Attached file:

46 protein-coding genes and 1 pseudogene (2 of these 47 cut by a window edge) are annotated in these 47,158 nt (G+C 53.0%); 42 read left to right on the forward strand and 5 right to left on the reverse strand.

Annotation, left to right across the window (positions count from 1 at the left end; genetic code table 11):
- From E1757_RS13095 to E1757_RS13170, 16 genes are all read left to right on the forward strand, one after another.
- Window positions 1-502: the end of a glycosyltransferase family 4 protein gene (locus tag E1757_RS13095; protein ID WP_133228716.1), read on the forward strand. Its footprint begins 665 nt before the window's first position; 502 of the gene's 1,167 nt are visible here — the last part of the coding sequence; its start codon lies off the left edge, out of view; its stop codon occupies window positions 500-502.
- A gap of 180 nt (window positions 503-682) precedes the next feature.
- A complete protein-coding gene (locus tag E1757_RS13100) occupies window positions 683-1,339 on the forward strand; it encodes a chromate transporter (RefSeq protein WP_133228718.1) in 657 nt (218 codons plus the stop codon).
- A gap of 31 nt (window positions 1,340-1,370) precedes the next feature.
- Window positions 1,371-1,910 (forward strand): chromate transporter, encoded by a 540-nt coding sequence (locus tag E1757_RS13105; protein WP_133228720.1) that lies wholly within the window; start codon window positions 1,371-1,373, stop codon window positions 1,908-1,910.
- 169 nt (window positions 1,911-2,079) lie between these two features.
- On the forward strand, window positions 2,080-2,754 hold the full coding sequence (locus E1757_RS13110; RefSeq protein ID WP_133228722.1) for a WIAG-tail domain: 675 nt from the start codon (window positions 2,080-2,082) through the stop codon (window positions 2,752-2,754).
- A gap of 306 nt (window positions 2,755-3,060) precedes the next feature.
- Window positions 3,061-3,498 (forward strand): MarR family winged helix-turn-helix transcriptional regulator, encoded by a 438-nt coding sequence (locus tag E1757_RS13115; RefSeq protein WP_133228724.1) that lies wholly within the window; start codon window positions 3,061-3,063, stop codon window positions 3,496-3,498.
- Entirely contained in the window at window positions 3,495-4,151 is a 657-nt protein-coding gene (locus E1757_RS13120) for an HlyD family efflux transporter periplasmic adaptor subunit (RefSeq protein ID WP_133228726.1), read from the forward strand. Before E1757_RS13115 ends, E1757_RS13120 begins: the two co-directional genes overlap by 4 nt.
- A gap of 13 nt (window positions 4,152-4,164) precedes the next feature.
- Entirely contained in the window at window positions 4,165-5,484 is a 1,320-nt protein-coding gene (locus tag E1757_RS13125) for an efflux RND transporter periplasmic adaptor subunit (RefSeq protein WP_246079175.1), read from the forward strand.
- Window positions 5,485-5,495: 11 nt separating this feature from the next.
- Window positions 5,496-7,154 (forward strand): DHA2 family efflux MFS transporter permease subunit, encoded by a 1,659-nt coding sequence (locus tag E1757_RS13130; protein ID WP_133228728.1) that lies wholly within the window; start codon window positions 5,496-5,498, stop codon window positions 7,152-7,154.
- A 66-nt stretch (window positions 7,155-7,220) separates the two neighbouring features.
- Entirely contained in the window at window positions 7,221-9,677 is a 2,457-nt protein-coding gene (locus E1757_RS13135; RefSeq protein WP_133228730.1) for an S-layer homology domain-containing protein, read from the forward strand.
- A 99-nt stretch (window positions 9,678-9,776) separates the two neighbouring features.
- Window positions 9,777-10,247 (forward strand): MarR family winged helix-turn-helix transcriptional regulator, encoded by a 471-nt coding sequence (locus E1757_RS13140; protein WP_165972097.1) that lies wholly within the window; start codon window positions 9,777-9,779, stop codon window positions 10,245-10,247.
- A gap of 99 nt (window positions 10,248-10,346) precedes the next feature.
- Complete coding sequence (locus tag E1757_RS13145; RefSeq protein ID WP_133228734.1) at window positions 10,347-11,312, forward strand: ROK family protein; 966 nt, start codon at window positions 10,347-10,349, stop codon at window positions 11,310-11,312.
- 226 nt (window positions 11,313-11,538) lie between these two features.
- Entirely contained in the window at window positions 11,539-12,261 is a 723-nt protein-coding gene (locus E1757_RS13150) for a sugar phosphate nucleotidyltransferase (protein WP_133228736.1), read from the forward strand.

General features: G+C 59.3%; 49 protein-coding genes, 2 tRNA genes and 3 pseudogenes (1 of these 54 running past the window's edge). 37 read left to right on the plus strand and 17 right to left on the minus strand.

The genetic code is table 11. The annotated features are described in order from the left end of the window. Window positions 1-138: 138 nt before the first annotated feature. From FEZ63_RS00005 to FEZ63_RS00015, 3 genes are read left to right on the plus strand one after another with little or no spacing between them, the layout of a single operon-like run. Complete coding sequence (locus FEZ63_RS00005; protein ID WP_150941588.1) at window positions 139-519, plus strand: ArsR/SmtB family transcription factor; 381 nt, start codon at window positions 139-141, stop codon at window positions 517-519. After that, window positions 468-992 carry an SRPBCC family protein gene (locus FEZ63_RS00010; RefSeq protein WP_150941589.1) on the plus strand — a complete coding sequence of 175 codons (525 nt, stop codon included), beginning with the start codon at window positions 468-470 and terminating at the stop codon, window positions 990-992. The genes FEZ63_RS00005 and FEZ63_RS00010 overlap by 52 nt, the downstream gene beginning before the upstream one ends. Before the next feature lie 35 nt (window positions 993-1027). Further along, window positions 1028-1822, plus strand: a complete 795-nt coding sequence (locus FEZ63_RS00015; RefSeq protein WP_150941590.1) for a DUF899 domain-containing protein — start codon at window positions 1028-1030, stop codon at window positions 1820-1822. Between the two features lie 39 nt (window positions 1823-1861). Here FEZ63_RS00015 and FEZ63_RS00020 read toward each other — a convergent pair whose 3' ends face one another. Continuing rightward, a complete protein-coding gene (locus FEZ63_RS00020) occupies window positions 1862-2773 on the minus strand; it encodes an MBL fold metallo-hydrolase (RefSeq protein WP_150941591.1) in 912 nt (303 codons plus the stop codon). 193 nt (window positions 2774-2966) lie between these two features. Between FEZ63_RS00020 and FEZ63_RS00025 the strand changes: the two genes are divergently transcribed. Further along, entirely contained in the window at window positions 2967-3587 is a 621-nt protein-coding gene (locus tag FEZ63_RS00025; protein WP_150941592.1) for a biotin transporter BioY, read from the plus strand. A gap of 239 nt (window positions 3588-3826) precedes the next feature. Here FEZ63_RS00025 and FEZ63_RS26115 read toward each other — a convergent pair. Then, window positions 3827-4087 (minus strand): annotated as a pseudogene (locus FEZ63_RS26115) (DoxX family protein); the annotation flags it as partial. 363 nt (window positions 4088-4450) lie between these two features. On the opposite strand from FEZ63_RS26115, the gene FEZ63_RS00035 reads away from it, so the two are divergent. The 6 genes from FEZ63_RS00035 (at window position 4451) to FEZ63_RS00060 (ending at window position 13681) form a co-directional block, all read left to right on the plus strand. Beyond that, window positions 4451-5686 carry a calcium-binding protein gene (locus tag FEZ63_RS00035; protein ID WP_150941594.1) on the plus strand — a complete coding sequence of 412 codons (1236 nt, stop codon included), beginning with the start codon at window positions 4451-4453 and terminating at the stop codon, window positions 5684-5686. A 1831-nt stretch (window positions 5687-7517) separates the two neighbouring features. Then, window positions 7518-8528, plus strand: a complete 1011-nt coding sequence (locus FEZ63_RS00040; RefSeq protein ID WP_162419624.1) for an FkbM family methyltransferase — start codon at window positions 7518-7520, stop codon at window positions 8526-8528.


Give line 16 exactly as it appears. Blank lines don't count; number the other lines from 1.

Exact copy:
- Window positions 5,485-5,495: 11 nt separating this feature from the next.